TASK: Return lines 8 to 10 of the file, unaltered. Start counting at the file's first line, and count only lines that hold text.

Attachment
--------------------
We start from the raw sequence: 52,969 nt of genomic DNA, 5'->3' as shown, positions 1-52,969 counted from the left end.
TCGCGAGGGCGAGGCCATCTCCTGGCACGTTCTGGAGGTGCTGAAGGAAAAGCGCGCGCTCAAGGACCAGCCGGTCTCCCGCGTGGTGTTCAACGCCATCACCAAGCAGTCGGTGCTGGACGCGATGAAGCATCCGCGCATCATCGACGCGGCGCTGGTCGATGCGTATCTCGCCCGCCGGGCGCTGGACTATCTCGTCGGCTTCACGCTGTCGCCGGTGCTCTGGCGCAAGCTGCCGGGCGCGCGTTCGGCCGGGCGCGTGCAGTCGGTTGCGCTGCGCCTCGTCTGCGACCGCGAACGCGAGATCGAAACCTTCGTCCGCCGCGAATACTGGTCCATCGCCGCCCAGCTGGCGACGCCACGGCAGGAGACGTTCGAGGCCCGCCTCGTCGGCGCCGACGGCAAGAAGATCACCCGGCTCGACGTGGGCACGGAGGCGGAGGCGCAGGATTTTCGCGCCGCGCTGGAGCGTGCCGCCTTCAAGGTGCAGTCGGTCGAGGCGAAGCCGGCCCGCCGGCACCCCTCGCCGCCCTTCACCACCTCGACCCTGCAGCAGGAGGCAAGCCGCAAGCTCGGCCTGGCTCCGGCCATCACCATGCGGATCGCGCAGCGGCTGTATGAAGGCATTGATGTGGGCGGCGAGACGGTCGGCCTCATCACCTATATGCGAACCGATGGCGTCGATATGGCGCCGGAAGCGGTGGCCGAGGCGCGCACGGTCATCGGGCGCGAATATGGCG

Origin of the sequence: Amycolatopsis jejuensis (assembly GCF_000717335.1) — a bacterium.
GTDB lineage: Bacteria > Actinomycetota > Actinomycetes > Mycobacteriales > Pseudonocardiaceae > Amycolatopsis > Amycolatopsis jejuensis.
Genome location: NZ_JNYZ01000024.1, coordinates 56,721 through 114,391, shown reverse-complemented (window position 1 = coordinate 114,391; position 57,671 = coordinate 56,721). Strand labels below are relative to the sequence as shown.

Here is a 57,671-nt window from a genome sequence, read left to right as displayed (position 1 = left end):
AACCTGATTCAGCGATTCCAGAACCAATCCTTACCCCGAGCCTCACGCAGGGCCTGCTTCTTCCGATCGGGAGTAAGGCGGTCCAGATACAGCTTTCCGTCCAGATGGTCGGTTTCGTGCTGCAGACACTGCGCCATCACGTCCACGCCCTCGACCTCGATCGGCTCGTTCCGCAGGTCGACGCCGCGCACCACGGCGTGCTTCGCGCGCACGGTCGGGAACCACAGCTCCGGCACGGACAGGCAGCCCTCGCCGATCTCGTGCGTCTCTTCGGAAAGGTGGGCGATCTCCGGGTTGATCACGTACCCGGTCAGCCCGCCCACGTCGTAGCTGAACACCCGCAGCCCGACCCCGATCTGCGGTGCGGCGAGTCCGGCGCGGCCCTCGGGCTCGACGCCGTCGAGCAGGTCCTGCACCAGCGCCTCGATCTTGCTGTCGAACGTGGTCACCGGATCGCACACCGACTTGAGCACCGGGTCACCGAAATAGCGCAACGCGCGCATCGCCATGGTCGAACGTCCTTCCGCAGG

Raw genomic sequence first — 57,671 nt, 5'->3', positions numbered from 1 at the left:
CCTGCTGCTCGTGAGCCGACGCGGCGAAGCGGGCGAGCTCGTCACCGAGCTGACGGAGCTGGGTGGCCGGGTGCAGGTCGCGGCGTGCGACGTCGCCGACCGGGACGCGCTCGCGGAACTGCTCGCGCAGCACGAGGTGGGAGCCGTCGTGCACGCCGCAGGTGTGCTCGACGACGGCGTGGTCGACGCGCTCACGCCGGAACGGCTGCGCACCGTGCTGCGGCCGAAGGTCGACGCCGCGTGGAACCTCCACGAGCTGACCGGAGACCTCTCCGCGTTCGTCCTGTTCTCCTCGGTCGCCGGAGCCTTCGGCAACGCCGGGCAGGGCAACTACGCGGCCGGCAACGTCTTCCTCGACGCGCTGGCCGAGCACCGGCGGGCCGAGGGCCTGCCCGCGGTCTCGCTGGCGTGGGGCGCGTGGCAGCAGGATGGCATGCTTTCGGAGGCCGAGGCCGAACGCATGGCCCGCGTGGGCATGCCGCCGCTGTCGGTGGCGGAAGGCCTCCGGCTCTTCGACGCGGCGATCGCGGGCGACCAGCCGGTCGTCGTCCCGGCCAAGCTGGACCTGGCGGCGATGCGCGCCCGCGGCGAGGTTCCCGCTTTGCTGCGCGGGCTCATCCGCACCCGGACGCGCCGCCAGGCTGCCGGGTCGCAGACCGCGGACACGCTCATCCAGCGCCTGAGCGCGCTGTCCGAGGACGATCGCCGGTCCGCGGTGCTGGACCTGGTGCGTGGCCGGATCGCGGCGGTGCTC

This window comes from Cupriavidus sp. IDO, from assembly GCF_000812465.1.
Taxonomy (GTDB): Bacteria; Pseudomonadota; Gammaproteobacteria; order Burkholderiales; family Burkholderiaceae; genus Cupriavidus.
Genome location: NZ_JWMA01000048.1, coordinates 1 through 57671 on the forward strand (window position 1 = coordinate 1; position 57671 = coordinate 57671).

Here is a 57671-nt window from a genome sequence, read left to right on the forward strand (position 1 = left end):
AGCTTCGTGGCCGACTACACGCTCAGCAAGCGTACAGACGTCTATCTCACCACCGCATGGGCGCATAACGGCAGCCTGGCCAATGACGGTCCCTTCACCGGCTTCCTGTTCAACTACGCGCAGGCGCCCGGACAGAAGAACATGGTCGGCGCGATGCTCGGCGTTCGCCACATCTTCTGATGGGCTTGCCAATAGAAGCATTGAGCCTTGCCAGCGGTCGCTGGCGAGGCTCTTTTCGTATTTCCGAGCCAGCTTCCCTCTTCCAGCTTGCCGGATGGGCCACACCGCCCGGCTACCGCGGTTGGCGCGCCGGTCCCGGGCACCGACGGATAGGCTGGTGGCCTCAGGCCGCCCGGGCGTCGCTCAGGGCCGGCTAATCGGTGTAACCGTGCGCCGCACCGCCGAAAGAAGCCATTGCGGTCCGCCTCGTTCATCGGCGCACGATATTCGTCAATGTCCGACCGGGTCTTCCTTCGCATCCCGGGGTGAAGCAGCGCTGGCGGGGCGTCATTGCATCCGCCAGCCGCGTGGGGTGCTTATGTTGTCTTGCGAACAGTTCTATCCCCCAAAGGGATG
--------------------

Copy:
Raw genomic sequence first — 57,671 nt, 5'->3', positions numbered from 1 at the left:
CCTGCTGCTCGTGAGCCGACGCGGCGAAGCGGGCGAGCTCGTCACCGAGCTGACGGAGCTGGGTGGCCGGGTGCAGGTCGCGGCGTGCGACGTCGCCGACCGGGACGCGCTCGCGGAACTGCTCGCGCAGCACGAGGTGGGAGCCGTCGTGCACGCCGCAGGTGTGCTCGACGACGGCGTGGTCGACGCGCTCACGCCGGAACGGCTGCGCACCGTGCTGCGGCCGAAGGTCGACGCCGCGTGGAACCTCCACGAGCTGACCGGAGACCTCTCCGCGTTCGTCCTGTTCTCCTCGGTCGCCGGAGCCTTCGGCAACGCCGGGCAGGGCAACTACGCGGCCGGCAACGTCTTCCTCGACGCGCTGGCCGAGCACCGGCGGGCCGAGGGCCTGCCCGCGGTCTCGCTGGCGTGGGGCGCGTGGCAGCAGGATGGCATGCTTTCGGAGGCCGAGGCCGAACGCATGGCCCGCGTGGGCATGCCGCCGCTGTCGGTGGCGGAAGGCCTCCGGCTCTTCGACGCGGCGATCGCGGGCGACCAGCCGGTCGTCGTCCCGGCCAAGCTGGACCTGGCGGCGATGCGCGCCCGCGGCGAGGTTCCCGCTTTGCTGCGCGGGCTCATCCGCACCCGGACGCGCCGCCAGGCTGCCGGGTCGCAGACCGCGGACACGCTCATCCAGCGCCTGAGCGCGCTGTCCGAGGACGATCGCCGGTCCGCGGTGCTGGACCTGGTGCGTGGCCGGATCGCGGCGGTGCTC

This window comes from Cupriavidus sp. IDO, from assembly GCF_000812465.1.